Cleaning up Utah’s energy picture? These Utahns want to bank on it.

Nonprofit startup Sustain Energy Finance aims to offer low-interest loans for renewable and efficiency projects.

(Trent Nelson | The Salt Lake Tribune) Solar panels on the roof of Century Laundry in Salt Lake City on Thursday, March 10, 2022. Sustain Energy Finance, a new nonprofit, aims to provide low-interest loans so many others can add solar and other renewable energy.

This story is part of The Salt Lake Tribune’s ongoing commitment to identify solutions to Utah’s biggest challenges through the work of the Innovation Lab.

[Subscribe to our newsletter here]

The Utah Legislature passed on it, so some Utahns are trying on their own to start a “green bank” that would offer low-interest loans for clean-energy projects in the state.

Rep. Joel Briscoe tried for three sessions to create a “Utah Clean Energy Fund” with a state appropriation of $1 million. But the Salt Lake City Democrat’s bill never made it to the House floor.

Enter Sustain Energy Finance. The nascent nonprofit was recently incorporated with the hope of tapping millions of federal dollars intended to build out a clean energy system across the country.

While green banks and other clean energy funds have been around in other states for years, there is now an opportunity in the form of $20 billion in federal money for such nonprofits to fund renewable energy and building-efficiency projects.

“After three years of trying to get them (legislators) interested, we didn’t feel like it was going to happen quickly,” said Briscoe, explaining why he didn’t introduce the bill this year and instead worked with Utahns to set up the nonprofit.

Clean energy projects “can be challenging to finance through traditional mechanisms,” said Shawna Gabriela Cuan, an energy consultant who is the chief lending officer for Sustain Energy Finance. Cuan said the long timelines for project payback make them hard to finance through traditional banks.

Sustain Energy Finance would not be a bank in the traditional sense. It doesn’t take deposits or offer checking accounts. It’s really intended as a source of low-interest loans with favorable payback terms. The intent is to make it sustainable without further outside funding.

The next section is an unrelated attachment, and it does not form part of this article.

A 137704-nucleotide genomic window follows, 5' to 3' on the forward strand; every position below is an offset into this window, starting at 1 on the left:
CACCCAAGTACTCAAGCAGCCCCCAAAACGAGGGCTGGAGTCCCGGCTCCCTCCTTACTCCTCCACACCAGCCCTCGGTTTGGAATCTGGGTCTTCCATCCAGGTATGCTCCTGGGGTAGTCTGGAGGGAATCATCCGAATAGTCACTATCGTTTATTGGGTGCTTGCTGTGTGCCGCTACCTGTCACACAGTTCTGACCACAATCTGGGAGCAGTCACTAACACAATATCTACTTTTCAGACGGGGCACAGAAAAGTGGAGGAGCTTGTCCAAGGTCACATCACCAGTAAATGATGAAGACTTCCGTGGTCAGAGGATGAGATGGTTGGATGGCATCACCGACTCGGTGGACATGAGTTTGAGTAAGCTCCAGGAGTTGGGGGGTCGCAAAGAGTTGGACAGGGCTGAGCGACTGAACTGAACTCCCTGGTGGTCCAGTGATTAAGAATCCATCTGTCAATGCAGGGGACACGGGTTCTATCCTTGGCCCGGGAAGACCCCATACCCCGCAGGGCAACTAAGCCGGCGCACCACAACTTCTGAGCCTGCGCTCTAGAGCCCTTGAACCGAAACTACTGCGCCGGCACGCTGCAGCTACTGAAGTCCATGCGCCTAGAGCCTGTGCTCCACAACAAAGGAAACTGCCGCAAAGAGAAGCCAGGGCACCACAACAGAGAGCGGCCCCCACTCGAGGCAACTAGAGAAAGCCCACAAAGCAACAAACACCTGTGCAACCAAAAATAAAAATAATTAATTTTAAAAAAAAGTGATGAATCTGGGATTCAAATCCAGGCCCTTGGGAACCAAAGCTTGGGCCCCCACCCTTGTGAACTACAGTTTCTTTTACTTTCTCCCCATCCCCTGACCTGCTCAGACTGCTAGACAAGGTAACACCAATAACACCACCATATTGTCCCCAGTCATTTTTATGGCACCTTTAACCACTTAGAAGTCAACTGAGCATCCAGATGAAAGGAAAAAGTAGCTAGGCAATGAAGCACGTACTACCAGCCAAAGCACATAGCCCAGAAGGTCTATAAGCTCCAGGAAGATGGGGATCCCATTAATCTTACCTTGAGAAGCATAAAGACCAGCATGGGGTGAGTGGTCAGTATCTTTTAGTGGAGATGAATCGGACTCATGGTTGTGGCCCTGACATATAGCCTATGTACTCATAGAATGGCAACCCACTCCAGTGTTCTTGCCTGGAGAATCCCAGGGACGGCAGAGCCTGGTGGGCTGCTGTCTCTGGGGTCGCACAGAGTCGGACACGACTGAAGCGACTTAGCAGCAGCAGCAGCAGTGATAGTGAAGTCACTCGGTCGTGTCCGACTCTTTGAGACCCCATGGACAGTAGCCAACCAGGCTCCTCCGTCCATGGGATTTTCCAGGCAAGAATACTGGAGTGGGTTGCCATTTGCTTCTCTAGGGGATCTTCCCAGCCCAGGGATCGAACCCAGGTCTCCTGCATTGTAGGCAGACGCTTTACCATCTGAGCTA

But it takes a big chunk of money to launch, which has SEF looking at the Environmental Protection Agency’s Greenhouse Gas Reduction Fund.

In particular, there are two pots of money aimed at nonprofits like SEF. The $14 billion National Clean Investment Fund is intended to fund clean-energy and energy-saving projects of families, small businesses and communities. And the $6 billion Clean Communities Investment Accelerator is intended to encourage more clean-energy lending in economically challenged areas. Both programs have October closing dates for filing applications. Winning applicants will be notified next year.

The federal money doesn’t come to individual green banks. Instead, it will go to fewer than 10 national nonprofit entities, so Cuan’s group is currently negotiating to be part of a larger group. “We’ve been working closely with green banks around the country,” said Cuan, who previously worked at the Utah Office of Energy Development.

Early funding for SEF is coming from its CEO, Sean Kelleher, a Park City resident who has a long history in finance and is president and chief investment strategist for Austin Atlantic Asset Management Co.

There currently are 23 green banks in 15 states, and another 21 states are considering it, according to the National Caucus of Environmental Legislators.

The states with active green banks received startup money from their state governments, something the Utah Legislature resisted when Briscoe offered his bills. That makes the focus on the federal dollars particularly urgent.

“To have a successful program, you need tens of millions of dollars,” said Cuan. “It’s going to take us a very long time to get there without federal funding.”

Cuan gave one example of where funding could go: net-zero housing. With housing prices and demand rocketing up, the added costs of clean energy can get squeezed out, even though they save money over the life of the building. “More affordable can be less healthy and safe,” she said.

Her group could arrange long-term financing for the energy portion of an affordable housing development.

She emphasized that the fund isn’t about pushing unproven solutions. It’s about using what’s already there. “These are very commercially available technologies that have been around for many years,” Cuan said.

“When I hear the words ‘climate change,’ I hear the word ‘jobs,’” said Briscoe, who notes that the solar energy industry employs more Utahns than oil and gas.